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‘Alpha Mission II ACA NEOGEO’ Review – Mission Improbable – TouchArcade

Of the three games that Hamster has selected for its initial spate of Arcade Archives releases, Alpha Mission II ($3.99) is the oddball of the bunch. Metal Slug and Samurai Shodown are both iconic franchises that were born on the NEOGEO, endured through its lifetime, and still see new releases in some form or another today. Alpha Mission II, on the other hand, is a sequel to a modestly successful 1985 shoot-em-up that dropped in the NEOGEO’s first year and served as the franchise’s final chapter. A decent game, but not the sort to appear in a list of the console’s best.

I think it’s a good choice, if only to deliver on the mission statement of Arcade Archives as we know it on other platforms. Hamster’s line of retro rereleases isn’t just about bringing out the most popular games, or the most critically-acclaimed ones. It aims at a greater sort of preservation, a more complete one. The greats, the not-so-greats, and everything in between. Some of Hamster’s choices can boggle the mind, but it not only paints a more thorough historical picture, it also allows players to find fun games they may have never stumbled upon before.

Now, Alpha Mission II isn’t that obscure. Indeed, in the early days of the NEOGEO it was a bit of a darling. A flashy vertical shoot-em-up with tons of power-ups and a few really wild stages. Your ship can collect armor pieces and go into one of several cool powered-up modes. It got good reviews, earned lots of quarters, and entertained people for a while until other titles bumped it off the rotation. History has been less kind to it, with more modern releases earning some sharp words and garnering little attention. It doesn’t really fit the character that the platform ultimately settled into. But in its time and place, it was fine.

What helps here is that it is a shoot-em-up, and shoot-em-ups take to mobile quite well. Like the other Arcade Archives releases it launched alongside, Alpha Mission II lacks support for external controllers, so you have to make do with the virtual controls. But hey, they work quite well here. You can even turn on auto-fire. You can’t partake on the multiplayer co-op gameplay, but I suspect most people playing shooters on their mobile devices aren’t too concerned about that.

You get the same assortment of options, extras, and features as in the other Arcade Archives mobile releases. Difficulty options, control mapping and layouts, graphical and audio settings, save states, and more. One feature I particularly like for this game is the ability to rotate the screen and play in portrait mode. You can do it with the other releases, but it just feels better here. Now, this is a 4:3 game so don’t expect it to fill the screen if you play it like this, but it’s still cool.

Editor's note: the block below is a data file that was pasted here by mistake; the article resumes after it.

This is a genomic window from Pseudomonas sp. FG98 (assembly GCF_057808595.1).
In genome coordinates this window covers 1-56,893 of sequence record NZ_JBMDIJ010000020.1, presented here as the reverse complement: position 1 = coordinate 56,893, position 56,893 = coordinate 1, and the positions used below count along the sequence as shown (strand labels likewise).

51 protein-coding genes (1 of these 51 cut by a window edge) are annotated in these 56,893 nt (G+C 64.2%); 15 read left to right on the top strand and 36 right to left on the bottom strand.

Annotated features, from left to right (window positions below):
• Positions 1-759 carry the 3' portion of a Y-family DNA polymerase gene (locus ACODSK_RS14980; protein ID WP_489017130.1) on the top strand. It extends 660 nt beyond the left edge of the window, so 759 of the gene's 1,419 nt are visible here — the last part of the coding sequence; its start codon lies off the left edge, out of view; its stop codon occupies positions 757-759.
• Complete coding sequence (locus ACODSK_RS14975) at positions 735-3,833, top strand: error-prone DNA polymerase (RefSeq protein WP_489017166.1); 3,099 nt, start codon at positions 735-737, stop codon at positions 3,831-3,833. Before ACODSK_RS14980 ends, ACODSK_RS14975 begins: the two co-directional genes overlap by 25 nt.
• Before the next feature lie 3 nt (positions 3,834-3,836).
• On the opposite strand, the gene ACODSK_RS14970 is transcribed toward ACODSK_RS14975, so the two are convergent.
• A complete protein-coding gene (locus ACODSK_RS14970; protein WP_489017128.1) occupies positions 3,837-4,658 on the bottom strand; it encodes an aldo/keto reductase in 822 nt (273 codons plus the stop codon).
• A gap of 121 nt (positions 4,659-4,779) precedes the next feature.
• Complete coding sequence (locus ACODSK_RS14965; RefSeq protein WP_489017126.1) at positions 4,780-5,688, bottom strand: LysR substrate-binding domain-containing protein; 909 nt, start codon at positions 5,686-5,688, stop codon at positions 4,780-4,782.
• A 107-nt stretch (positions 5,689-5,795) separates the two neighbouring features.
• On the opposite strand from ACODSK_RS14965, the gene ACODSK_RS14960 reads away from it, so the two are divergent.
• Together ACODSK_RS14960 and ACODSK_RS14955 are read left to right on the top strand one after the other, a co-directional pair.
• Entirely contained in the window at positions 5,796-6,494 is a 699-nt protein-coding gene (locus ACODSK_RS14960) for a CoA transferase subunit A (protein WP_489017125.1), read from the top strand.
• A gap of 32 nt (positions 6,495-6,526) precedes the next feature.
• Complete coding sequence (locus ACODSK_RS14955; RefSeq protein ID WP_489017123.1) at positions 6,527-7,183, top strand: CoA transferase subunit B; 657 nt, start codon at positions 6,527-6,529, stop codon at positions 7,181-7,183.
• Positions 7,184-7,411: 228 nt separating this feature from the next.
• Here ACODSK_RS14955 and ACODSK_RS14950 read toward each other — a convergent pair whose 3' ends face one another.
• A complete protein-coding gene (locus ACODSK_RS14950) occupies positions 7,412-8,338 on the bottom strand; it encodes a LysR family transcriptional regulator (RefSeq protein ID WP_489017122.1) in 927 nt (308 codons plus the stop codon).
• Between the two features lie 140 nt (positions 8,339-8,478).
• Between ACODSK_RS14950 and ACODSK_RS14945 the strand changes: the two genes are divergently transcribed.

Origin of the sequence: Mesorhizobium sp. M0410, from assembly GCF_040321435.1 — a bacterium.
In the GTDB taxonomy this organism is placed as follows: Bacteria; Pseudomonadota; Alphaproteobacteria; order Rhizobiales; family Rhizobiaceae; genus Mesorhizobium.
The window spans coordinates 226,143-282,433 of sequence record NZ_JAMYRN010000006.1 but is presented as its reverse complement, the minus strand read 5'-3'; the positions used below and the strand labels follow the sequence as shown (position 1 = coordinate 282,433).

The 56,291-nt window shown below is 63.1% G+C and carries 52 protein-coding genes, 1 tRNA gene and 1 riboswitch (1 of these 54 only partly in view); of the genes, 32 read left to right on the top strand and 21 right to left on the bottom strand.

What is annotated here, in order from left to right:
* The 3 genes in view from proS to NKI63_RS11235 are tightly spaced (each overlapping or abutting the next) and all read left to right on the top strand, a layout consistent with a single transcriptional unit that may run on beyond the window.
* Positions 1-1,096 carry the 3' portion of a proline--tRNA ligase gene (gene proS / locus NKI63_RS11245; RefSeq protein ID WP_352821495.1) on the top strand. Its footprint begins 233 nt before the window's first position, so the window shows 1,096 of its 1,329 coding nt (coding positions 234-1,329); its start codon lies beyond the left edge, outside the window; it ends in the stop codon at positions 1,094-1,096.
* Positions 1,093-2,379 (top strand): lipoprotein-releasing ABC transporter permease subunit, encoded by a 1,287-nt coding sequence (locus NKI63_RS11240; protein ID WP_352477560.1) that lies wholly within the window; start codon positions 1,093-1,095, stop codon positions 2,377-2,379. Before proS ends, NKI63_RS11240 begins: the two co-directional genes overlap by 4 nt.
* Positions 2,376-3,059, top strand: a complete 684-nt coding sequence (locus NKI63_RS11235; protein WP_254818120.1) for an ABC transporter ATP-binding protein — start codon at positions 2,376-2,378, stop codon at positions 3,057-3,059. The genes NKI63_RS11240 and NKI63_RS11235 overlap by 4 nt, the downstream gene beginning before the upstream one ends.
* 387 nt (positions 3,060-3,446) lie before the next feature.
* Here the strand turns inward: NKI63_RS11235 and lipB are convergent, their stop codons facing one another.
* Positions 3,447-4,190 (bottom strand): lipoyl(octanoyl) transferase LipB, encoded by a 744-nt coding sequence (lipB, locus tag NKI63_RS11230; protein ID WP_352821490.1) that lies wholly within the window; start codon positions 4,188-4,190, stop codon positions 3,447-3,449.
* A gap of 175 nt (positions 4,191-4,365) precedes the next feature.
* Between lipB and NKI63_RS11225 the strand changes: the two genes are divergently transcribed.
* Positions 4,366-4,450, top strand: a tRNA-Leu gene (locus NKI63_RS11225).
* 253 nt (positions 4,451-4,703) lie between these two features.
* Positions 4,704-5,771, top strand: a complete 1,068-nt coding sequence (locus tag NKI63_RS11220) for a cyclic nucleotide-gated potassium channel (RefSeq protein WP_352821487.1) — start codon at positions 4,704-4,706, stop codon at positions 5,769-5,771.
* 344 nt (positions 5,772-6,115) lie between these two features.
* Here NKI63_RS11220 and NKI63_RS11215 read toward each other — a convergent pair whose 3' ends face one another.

The same modes of play are on offer here as well. You can play either the Japanese or Overseas version of the game, see how high of a score you can get on a single credit, or play a Caravan mode where you have five minutes to earn as many points as you can. Caravan modes and shooters go very well together, and it’s fun to see how high up the leaderboards you can climb. Yes, Alpha Mission II is a case where everything in the Arcade Archives package comes together quite nicely.

As for the game itself? Well, it’s alright. The power-up system is a bit confusing (there are power-downs, and those are fun), the bullet patterns are a little on the rude side, your default weapons lack much punch, some stages are an absolute drag, and it can be irritating trying to get into your armored state as you need to be very careful about what you pick up and what you don’t. But once you get used to how it all works, you can have a good time with it. Learning when to use your armored form and when to save it is a nice bit of strategy. The second level, which sees you taking apart a massive ship piece-by-piece, is quite memorable. It certainly tries some interesting things, including a between-level shop system.

Alpha Mission II is hardly a must-have or a must-play, but a decent enough spin for the few bucks it’s selling for. If you enjoy classic shoot-em-ups, you’ll get a few thrills out of this. More importantly, it fits the mobile platform a lot more comfortably than its peers in the Arcade Archives line-up so far. I hope controller support is added as a standard feature at some point for the entire line, but this game doesn’t need it nearly as much as the others do. If you want to see what these Arcade Archives releases are all about in the best possible light, this is the one to get.

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